Five male employees of Mitsubishi Electric Corp. were certified by labor inspection authorities to have work-related health problems such as mental illness and strokes from fiscal 2014 through 2017. Three of them, including one who killed himself due to overwork, were employed under the discretionary labor system.
The system was applied to 10,000 of about 30,000 employed by the major electronics maker, but it was abolished altogether in March this year. Such a move is rare among large corporations.
Under the discretionary labor system, employees are paid not based on the actual time spent on the job, but on preset hours. It is up to the employee how long and in what style they work, as long as they come up with results. It was originally designed to prevent karoshi, or death from overwork.
However, the injuries or deaths of 42 people employed under the system, including the three workers at Mitsubishi Electric, were certified as work-related between fiscal 2014 and 2017. A large gap exists between the system's ideal and the reality. A detailed investigation must be carried out to identify reasons for this contradiction.
The discretionary labor system is applied to two types of workers; experts and corporate planners. The three people at Mitsubishi Electric were engineers involved in systems development, and worked under the expert category.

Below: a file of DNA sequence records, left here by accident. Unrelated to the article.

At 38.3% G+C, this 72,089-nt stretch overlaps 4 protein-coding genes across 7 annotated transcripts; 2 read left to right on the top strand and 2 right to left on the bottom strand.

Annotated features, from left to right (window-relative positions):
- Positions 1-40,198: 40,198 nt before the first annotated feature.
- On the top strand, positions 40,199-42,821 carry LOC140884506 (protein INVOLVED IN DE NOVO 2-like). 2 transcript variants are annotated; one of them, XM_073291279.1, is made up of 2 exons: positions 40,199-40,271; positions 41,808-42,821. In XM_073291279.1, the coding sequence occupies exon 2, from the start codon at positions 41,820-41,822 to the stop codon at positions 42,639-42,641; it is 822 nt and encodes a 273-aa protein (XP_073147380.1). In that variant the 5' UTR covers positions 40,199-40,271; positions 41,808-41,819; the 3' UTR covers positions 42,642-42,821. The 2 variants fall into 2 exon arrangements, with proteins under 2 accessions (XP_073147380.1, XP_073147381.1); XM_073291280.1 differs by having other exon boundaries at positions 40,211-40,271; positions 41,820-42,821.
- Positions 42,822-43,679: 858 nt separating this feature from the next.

Observers say that engineers in particular have to shoulder a great burden as technology advances and becomes compartmentalized. We suspect that many people are tasked with amounts of work that cannot be processed within the preset work hours under the discretionary program.
A lot of people must be working long hours due to the pressure of competition with other companies or even their colleagues in the same companies, even if their employers do not set challenging achievement requirements.
You may be able to decide how long you work under the discretionary system, but hard, intensive labor could also cause excessive stress and impair your judgment.
An increasing number of companies are introducing the discretionary labor system. In 2016, about 13,000 corporations did so. The administration of Prime Minister Shinzo Abe is pushing the system, and tried to submit a bill to the Diet expanding the range of jobs covered. It had to give up because of inappropriate data the government used to support the bill. The Ministry of Health, Labor and Welfare set up a panel of experts to discuss the system this month.
However, we lack actual data as to why people working under the discretionary labor system end up suffering from work-related injuries and death. The Abe administration should first find out the reality of the system and analyze the reasons behind the discrepancy between the reality and the ideal, before casually expanding the system's coverage.